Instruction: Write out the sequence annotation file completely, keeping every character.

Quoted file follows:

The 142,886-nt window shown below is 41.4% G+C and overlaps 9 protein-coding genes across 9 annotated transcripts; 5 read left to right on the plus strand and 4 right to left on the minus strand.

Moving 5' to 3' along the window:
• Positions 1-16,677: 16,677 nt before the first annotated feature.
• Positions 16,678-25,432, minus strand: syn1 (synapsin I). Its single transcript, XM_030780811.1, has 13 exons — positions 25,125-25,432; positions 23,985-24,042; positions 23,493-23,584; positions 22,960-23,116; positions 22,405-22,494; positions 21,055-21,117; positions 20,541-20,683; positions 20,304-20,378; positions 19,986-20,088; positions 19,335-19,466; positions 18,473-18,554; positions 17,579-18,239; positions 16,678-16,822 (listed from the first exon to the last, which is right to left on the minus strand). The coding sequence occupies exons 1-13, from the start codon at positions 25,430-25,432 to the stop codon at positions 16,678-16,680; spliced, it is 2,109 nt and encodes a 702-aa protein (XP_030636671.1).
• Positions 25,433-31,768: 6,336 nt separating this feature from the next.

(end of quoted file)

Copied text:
The 142,886-nt window shown below is 41.4% G+C and overlaps 9 protein-coding genes across 9 annotated transcripts; 5 read left to right on the plus strand and 4 right to left on the minus strand.

Moving 5' to 3' along the window:
• Positions 1-16,677: 16,677 nt before the first annotated feature.
• Positions 16,678-25,432, minus strand: syn1 (synapsin I). Its single transcript, XM_030780811.1, has 13 exons — positions 25,125-25,432; positions 23,985-24,042; positions 23,493-23,584; positions 22,960-23,116; positions 22,405-22,494; positions 21,055-21,117; positions 20,541-20,683; positions 20,304-20,378; positions 19,986-20,088; positions 19,335-19,466; positions 18,473-18,554; positions 17,579-18,239; positions 16,678-16,822 (listed from the first exon to the last, which is right to left on the minus strand). The coding sequence occupies exons 1-13, from the start codon at positions 25,430-25,432 to the stop codon at positions 16,678-16,680; spliced, it is 2,109 nt and encodes a 702-aa protein (XP_030636671.1).
• Positions 25,433-31,768: 6,336 nt separating this feature from the next.